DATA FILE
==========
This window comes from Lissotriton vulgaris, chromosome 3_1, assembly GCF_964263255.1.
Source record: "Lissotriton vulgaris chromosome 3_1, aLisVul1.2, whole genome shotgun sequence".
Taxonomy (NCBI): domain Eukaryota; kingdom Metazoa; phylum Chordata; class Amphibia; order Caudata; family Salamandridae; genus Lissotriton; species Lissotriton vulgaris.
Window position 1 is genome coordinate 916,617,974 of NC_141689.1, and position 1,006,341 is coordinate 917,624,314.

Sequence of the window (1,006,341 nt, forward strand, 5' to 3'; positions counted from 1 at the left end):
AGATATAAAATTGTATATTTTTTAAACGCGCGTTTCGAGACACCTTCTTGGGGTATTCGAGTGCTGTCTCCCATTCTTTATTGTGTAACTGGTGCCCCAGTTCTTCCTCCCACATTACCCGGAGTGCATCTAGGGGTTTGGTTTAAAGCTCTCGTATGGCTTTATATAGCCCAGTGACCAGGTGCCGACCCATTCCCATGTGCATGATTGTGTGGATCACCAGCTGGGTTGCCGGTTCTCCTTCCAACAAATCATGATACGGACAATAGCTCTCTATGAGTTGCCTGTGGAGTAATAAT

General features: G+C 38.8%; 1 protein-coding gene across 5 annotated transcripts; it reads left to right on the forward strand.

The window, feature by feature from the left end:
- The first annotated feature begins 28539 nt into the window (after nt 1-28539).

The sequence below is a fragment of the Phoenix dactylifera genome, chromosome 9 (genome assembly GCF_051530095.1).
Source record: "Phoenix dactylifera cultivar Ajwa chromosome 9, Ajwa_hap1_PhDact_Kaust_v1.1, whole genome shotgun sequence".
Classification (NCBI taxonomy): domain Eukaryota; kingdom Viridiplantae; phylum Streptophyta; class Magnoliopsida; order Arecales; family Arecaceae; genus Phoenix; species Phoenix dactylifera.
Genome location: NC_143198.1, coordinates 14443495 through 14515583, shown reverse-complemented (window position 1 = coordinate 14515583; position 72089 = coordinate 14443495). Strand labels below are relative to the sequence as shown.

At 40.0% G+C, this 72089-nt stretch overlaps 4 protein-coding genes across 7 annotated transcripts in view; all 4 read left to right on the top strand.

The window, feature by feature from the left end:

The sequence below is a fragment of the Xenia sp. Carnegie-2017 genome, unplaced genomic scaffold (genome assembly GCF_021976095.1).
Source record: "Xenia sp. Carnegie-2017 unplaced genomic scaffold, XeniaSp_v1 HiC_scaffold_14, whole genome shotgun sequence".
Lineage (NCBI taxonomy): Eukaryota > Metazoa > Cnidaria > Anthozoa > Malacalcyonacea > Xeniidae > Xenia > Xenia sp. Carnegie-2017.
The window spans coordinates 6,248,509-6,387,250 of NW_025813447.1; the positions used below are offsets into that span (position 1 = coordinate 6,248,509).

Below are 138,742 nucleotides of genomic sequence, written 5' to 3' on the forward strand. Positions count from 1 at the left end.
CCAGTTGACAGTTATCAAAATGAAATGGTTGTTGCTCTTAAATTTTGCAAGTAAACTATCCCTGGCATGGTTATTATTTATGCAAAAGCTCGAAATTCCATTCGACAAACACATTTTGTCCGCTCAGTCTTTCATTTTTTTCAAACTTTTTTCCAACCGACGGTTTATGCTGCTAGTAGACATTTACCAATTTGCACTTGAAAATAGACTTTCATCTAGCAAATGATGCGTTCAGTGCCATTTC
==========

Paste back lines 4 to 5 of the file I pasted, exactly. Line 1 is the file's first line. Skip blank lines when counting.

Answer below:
Window position 1 is genome coordinate 916,617,974 of NC_141689.1, and position 1,006,341 is coordinate 917,624,314.

Sequence of the window (1,006,341 nt, forward strand, 5' to 3'; positions counted from 1 at the left end):